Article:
Designed as anti-submarine warfare tools against German U-boats, 120 submarine chasers served on the east coast of the U.S. and in Europe during the World War I. The chasers were small, roughly 110 feet in length and with 85 tons displacement. Commanding and manning the vessels were undergraduates from Harvard, Princeton, and Yale, and other American universities who had joined the Naval Reserves. These officers did not have seagoing experience but took these craft for service overseas. In May 1918, the first U.S. submarine chasers arrived in Ireland. Submarine chasers also were based out of the Azores; Plymouth, England; Brest, France; Gibraltar; and at Corfu, Greece. Captain Charles P. Nelson commanded the submarine chasers onboard USS Leonidas in Greek waters. On October 2, 1918, a squadron of 11 submarine chasers screened the British-French-Italian naval forces during the Second Battle of Durazzo, an Austro-Hungary port facility. The operation was to stop the supplies to the Bulgarians. The attackers hit enemy ships and warehouses at the port. During the Allied bombardment, the submarine chasers destroyed mines that threatened the bombarding ships and drove off an Austrian submarine trying to attack the Allied fleet. For the German U-boats trying to get back to Germany in vain, the chasers were also a deterrent. While in the mid-Atlantic on October 9, 1918, SC-219 was refueling alongside USS Chestnut Hill (ID# 2526) when she suffered a gasoline explosion in her radio room. Set afire by the blast, the submarine chaser sank in less than two hours. Four sailors lost their lives with eight injured. Chief Gunner's Mate Oscar Schmidt, Jr., received the Medal of Honor for rescuing SC-219 survivors.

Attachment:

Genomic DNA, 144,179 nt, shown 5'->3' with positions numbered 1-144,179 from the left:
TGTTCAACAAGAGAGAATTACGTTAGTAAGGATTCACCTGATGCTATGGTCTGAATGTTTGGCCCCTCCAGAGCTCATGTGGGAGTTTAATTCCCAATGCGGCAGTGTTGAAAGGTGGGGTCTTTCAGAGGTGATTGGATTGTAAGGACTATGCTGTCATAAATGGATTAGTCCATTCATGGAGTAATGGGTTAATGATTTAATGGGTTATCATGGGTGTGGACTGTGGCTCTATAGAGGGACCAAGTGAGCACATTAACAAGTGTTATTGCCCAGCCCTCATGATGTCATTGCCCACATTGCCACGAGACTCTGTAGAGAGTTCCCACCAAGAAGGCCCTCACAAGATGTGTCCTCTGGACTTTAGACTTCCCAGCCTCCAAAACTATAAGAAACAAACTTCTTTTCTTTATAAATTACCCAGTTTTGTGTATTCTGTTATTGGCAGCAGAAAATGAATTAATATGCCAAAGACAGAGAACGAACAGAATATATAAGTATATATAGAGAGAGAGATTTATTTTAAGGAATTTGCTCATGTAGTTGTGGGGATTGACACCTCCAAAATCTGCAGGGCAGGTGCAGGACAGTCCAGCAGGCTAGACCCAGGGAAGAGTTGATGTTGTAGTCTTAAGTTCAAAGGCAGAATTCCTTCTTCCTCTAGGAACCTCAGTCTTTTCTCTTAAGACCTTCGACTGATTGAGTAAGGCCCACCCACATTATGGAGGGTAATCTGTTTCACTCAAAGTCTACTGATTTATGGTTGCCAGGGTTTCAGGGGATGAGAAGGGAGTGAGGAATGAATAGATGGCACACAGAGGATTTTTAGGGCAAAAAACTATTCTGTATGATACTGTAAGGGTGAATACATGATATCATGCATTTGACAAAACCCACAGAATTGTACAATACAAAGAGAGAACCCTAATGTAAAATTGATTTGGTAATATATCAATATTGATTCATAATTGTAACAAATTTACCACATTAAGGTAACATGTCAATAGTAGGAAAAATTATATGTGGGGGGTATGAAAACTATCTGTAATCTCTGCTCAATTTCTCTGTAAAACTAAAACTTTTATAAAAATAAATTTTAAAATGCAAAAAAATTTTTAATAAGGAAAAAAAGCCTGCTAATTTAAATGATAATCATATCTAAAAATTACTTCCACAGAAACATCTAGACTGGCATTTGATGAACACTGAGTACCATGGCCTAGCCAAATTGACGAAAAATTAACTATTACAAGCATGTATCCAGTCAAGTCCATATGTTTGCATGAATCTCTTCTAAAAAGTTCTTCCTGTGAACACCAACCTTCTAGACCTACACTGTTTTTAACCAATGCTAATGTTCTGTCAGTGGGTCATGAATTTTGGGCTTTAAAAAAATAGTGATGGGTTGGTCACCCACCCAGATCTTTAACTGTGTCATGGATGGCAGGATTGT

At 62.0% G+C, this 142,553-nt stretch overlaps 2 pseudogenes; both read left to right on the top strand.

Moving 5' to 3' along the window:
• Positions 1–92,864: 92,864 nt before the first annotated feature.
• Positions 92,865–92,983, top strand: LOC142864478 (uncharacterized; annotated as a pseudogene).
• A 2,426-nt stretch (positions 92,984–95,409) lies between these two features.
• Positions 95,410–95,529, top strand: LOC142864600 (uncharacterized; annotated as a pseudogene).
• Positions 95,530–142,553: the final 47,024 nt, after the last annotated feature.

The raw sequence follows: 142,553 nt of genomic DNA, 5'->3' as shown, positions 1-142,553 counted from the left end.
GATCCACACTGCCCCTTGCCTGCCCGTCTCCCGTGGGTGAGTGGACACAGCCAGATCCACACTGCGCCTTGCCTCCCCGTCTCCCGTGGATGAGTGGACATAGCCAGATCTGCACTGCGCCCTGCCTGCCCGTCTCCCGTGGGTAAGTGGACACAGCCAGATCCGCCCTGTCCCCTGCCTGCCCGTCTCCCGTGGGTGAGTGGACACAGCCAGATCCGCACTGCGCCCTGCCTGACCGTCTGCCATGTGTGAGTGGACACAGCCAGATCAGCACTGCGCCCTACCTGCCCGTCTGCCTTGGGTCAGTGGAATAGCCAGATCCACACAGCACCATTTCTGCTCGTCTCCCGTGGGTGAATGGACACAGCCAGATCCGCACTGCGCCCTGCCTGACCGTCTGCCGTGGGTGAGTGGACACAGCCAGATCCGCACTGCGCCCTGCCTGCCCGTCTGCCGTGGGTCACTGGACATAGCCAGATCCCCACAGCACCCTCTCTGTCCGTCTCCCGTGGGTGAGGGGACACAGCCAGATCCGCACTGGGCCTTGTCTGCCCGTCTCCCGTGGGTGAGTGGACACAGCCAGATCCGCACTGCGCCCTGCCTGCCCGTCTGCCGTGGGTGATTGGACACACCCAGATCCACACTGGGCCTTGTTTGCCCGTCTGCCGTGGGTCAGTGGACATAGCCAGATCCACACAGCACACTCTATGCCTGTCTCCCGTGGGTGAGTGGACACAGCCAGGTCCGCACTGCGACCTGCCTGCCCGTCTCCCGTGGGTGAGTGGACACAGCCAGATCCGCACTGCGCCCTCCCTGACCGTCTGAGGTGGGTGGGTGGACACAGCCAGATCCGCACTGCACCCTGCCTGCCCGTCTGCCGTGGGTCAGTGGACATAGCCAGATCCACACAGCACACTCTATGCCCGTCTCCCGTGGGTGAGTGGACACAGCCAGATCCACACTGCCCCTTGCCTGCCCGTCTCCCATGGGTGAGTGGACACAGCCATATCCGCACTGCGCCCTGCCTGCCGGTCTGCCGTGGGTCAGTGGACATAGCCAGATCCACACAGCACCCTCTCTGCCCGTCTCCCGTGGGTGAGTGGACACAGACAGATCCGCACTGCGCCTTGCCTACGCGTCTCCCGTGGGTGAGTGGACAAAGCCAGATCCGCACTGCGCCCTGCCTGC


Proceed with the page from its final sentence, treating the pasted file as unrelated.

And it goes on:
Image: NH 48928: Submarine Chasers docked at New York City, New York, November 24, 1919. U.S. Naval History and Heritage Command Photograph.